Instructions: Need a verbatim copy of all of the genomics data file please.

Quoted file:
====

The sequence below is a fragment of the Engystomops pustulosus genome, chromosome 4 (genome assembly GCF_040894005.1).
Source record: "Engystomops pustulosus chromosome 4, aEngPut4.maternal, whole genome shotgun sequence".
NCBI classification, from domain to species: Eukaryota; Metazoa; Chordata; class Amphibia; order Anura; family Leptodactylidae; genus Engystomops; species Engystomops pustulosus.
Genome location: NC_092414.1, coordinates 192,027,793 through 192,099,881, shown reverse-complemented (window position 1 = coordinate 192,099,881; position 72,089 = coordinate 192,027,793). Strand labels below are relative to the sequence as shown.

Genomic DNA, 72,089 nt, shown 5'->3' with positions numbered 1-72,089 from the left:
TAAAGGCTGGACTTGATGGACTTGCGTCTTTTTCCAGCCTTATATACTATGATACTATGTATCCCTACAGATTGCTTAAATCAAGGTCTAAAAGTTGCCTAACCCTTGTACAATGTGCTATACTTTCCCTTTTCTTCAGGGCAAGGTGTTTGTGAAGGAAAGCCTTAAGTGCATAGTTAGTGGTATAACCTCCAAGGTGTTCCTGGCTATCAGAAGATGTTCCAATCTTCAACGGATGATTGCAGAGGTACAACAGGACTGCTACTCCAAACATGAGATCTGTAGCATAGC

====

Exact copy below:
The sequence below is a fragment of the Engystomops pustulosus genome, chromosome 4 (genome assembly GCF_040894005.1).
Source record: "Engystomops pustulosus chromosome 4, aEngPut4.maternal, whole genome shotgun sequence".
NCBI classification, from domain to species: Eukaryota; Metazoa; Chordata; class Amphibia; order Anura; family Leptodactylidae; genus Engystomops; species Engystomops pustulosus.
Genome location: NC_092414.1, coordinates 192,027,793 through 192,099,881, shown reverse-complemented (window position 1 = coordinate 192,099,881; position 72,089 = coordinate 192,027,793). Strand labels below are relative to the sequence as shown.

Genomic DNA, 72,089 nt, shown 5'->3' with positions numbered 1-72,089 from the left:
TAAAGGCTGGACTTGATGGACTTGCGTCTTTTTCCAGCCTTATATACTATGATACTATGTATCCCTACAGATTGCTTAAATCAAGGTCTAAAAGTTGCCTAACCCTTGTACAATGTGCTATACTTTCCCTTTTCTTCAGGGCAAGGTGTTTGTGAAGGAAAGCCTTAAGTGCATAGTTAGTGGTATAACCTCCAAGGTGTTCCTGGCTATCAGAAGATGTTCCAATCTTCAACGGATGATTGCAGAGGTACAACAGGACTGCTACTCCAAACATGAGATCTGTAGCATAGC